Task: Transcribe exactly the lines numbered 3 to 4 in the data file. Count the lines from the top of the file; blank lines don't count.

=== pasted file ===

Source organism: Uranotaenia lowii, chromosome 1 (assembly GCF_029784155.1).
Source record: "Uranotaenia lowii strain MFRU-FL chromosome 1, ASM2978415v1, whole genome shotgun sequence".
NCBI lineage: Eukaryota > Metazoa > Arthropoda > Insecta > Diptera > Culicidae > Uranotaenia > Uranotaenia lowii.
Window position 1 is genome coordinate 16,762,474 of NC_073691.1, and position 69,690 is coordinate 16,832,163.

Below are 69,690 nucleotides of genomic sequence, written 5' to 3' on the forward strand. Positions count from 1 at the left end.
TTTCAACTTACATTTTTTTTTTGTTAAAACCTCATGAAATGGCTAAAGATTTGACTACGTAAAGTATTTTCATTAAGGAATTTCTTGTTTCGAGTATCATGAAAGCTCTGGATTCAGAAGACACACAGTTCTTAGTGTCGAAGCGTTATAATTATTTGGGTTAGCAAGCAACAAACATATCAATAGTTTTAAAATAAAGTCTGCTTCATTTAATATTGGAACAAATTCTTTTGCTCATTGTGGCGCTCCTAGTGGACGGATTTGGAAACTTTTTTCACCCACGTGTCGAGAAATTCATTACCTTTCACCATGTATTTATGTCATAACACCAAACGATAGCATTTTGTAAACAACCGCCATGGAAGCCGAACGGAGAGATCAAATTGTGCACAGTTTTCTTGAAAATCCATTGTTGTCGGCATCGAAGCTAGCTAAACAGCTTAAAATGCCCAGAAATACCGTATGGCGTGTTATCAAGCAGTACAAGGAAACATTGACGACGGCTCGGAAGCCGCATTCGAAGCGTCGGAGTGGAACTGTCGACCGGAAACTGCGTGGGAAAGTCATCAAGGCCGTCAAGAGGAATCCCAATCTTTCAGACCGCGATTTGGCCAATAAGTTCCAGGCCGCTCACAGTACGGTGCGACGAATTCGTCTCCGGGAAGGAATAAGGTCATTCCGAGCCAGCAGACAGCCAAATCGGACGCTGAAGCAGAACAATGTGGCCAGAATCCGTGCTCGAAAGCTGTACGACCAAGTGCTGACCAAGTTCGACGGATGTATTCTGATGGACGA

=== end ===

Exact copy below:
NCBI lineage: Eukaryota > Metazoa > Arthropoda > Insecta > Diptera > Culicidae > Uranotaenia > Uranotaenia lowii.
Window position 1 is genome coordinate 16,762,474 of NC_073691.1, and position 69,690 is coordinate 16,832,163.